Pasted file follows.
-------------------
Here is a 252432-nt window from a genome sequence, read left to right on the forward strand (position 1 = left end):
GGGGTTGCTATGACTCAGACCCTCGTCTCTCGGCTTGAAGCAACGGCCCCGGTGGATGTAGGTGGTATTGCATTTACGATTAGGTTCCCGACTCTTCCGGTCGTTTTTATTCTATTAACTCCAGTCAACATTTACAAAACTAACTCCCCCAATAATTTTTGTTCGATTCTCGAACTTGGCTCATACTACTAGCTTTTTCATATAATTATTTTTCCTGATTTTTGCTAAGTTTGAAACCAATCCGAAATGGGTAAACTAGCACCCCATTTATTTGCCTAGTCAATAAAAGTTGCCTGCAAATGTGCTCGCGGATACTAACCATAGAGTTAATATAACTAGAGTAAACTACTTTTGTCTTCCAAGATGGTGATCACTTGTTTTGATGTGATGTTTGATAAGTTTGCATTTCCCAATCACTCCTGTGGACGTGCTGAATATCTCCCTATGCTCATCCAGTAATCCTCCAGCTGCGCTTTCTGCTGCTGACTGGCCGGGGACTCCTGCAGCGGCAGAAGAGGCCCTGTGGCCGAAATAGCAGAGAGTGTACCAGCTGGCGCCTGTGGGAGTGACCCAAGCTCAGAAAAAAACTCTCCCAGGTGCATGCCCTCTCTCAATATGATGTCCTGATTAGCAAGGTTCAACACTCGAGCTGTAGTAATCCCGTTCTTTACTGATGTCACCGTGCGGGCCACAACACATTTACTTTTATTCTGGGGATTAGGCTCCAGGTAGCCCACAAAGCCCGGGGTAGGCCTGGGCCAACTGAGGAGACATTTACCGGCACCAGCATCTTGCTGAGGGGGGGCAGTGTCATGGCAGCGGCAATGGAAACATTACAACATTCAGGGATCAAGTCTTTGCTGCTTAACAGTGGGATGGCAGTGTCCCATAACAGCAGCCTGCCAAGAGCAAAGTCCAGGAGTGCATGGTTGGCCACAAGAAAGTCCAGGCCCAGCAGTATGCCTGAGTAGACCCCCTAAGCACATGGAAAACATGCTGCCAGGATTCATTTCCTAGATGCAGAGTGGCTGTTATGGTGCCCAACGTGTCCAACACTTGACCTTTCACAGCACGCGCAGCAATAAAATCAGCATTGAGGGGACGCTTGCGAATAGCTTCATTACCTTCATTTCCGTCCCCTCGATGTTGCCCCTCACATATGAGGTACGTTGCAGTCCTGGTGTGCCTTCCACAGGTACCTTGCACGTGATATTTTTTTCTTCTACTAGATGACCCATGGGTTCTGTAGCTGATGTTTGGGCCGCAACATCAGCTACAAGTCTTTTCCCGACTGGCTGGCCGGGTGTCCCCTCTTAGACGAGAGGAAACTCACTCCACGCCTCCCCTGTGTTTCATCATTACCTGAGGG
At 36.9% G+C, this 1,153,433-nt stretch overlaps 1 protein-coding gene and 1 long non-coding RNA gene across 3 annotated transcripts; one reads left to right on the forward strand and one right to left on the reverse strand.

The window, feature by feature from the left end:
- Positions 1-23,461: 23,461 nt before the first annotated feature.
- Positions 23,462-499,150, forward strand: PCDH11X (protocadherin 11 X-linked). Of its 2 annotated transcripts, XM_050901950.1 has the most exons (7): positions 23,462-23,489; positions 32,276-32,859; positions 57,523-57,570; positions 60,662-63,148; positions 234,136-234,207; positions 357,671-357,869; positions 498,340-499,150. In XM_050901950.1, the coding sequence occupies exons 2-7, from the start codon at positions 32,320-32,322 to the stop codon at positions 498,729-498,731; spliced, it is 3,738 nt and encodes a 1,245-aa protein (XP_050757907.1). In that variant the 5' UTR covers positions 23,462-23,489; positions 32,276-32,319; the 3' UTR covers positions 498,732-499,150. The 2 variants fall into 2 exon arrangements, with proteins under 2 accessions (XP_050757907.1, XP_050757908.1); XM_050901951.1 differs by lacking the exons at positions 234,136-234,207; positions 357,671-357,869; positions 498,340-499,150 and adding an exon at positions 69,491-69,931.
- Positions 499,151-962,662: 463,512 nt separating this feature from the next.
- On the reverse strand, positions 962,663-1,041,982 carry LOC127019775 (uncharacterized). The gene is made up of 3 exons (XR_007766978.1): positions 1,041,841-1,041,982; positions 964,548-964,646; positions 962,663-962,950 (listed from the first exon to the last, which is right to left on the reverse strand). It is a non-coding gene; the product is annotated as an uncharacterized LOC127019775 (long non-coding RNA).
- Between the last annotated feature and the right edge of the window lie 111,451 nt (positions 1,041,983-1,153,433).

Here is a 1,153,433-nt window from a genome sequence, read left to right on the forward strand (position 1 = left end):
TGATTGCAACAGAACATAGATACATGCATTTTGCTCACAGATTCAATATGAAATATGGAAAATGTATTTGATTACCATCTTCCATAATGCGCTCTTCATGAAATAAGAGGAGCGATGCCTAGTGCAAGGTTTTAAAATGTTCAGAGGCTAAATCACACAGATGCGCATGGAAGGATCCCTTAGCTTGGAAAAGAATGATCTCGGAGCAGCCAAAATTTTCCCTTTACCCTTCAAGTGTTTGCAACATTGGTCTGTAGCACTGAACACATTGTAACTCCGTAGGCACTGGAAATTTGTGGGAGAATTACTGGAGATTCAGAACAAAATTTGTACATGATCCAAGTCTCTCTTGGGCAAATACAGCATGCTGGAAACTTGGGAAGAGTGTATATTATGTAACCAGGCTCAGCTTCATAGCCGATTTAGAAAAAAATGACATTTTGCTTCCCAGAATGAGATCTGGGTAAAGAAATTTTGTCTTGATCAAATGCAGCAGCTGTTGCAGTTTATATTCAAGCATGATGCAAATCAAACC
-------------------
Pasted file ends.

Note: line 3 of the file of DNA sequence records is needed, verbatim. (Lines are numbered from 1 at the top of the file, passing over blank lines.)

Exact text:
At 36.9% G+C, this 1,153,433-nt stretch overlaps 1 protein-coding gene and 1 long non-coding RNA gene across 3 annotated transcripts; one reads left to right on the forward strand and one right to left on the reverse strand.